Masters Theses

Abstract

"Fiber reinforced polymers (FRP) has become increasingly used for the retrofit of aging structures for increased lifespans and for the rapid repair of damaged structures. It has many advantageous such as ease in rapid installation, high strength-to-weight ratio, and corrosion resistance. The main disadvantage of the material is brittle behavior with little warning of impending failures. The main objective of this study is to develop a new system of FRP that exhibits a more ductile behavior. To achieve this objective, separate sheets of FRP were applied at various staged levels and thus engaged at different loads. Ductile behavior was evaluated based on the ability of the FRP sheets to fail the conventional layers before the staged layers. To realize the staged installation of FRP sheets, two methods were explored in this thesis. The first method is to apply FRP sheets under various preloads up to the design load. Such staged FRP sheets theoretically have uniformly distributed debonding points but practically result in irregular spacing between adjacent debonding points. The second method is to intentionally create intermittent debonding areas in arch shape so that regular spacing between debonding areas can be achieved as FRP sheets are applied. In order to evaluate the effectiveness of the new FRP system, a total of 25 thin steel sheets were tension tested to determine their stress-strain curves with various implementations of FRP sheets under preloading. Additionally, 14, 11 ft x 6 in x 18 in reinforced concrete beams were tested to evaluate the effectiveness of FRP sheets directly applied in stage. Test results indicate that the new FRP system is a promising approach to improve the behavior of FRP applications in civil engineering from brittle to pseudo ductile due to nonlinear geometry effects"--Abstract, page iii.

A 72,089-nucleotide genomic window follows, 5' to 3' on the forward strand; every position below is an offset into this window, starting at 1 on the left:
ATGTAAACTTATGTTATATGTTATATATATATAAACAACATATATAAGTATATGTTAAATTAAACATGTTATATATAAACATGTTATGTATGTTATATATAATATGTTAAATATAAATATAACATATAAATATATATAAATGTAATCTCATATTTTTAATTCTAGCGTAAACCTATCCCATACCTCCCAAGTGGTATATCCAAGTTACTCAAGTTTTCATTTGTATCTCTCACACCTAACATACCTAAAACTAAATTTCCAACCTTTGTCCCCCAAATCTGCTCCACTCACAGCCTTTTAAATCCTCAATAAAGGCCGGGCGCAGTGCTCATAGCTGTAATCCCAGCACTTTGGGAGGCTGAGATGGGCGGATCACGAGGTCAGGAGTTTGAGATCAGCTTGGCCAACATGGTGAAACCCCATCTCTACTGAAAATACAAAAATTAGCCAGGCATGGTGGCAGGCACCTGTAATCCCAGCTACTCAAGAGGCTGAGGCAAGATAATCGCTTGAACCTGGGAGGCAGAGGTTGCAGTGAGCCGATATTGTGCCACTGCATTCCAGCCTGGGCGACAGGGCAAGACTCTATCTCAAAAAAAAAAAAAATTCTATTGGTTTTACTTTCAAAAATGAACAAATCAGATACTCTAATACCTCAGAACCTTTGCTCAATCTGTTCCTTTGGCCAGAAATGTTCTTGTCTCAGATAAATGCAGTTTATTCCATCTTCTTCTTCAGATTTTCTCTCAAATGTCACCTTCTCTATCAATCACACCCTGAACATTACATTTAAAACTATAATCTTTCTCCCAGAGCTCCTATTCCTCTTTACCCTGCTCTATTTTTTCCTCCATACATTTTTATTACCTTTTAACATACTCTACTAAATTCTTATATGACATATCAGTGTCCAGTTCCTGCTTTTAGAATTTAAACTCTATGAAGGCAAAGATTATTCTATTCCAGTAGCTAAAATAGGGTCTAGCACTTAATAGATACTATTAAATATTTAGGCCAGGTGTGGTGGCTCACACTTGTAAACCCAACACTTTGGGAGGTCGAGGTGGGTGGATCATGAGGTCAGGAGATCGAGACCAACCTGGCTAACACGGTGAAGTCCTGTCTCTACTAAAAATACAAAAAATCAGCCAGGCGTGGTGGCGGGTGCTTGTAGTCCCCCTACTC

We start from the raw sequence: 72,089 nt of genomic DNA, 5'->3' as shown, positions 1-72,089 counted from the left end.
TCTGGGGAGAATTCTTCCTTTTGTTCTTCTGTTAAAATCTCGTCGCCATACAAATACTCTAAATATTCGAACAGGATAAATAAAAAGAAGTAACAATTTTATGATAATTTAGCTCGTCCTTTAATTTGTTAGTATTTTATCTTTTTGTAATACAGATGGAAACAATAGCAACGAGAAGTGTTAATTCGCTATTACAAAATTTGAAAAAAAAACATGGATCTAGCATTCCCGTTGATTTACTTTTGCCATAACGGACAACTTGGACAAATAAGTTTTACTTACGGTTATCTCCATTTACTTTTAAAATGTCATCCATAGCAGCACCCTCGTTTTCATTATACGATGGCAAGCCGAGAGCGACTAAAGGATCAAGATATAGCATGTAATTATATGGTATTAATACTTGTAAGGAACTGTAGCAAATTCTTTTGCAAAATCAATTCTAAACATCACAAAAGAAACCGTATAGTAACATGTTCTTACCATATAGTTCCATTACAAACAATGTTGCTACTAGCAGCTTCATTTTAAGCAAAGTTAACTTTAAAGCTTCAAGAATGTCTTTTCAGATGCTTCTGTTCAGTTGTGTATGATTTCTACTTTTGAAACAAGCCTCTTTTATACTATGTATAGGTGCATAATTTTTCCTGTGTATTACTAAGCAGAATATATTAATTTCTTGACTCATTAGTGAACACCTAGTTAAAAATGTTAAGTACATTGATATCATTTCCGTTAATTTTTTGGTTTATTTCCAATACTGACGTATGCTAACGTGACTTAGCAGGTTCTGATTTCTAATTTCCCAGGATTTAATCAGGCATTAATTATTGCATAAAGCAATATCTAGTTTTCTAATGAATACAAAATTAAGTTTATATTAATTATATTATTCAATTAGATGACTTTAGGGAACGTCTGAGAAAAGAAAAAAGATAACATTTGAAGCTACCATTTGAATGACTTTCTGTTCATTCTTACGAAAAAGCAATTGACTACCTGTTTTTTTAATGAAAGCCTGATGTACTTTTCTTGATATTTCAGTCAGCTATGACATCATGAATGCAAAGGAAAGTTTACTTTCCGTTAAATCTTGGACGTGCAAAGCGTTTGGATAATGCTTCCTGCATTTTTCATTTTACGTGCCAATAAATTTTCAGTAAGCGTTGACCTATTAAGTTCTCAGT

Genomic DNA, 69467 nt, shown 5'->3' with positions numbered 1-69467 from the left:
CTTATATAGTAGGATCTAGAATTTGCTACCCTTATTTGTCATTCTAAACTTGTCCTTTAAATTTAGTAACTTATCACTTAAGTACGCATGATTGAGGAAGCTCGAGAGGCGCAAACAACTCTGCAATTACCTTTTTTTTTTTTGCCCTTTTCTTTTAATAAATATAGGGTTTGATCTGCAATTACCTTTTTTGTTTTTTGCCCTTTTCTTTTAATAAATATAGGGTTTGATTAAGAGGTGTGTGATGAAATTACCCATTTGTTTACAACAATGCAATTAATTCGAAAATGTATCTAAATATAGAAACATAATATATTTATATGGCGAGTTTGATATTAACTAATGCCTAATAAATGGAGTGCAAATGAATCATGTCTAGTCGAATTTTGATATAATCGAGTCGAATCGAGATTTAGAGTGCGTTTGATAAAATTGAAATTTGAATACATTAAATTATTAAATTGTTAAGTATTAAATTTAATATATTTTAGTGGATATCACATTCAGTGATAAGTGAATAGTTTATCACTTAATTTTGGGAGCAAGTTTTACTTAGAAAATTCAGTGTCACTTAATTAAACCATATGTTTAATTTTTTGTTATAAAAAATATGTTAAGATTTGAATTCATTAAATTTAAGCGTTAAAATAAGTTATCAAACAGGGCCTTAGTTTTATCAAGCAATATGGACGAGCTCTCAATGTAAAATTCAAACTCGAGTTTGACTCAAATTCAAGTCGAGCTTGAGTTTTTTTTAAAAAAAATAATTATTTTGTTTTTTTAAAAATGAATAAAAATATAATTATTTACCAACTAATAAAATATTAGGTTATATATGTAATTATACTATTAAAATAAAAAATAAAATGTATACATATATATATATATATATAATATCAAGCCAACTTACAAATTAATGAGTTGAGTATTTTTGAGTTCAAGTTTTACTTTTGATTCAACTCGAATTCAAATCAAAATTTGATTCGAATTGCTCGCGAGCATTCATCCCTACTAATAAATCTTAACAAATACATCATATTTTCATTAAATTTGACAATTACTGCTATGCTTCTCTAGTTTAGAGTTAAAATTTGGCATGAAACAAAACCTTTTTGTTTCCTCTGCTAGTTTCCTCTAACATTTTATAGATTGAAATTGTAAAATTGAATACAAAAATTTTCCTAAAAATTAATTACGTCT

Advisor(s)

Chen, Genda

Committee Member(s)

Volz, Jeffery S.
Sneed, Lesley

Department(s)

Civil, Architectural and Environmental Engineering

Degree Name

M.S. in Civil Engineering

Publisher

Missouri University of Science and Technology

Publication Date

Spring 2012

Pagination

xiii, 108 pages

Note about bibliography

Includes bibliographical references (leaf 36).

Rights

© 2012 Laura Marie Rathe, All rights reserved.

Document Type

Thesis - Open Access

File Type

text

Language

English

Library of Congress Subject Headings

Concrete -- Ductility
Concrete-filled tubes
Reinforced concrete -- Stress corrosion
Reinforced concrete -- Testing

Thesis Number

T 9983

Print OCLC #

815650717

Electronic OCLC #

779970439

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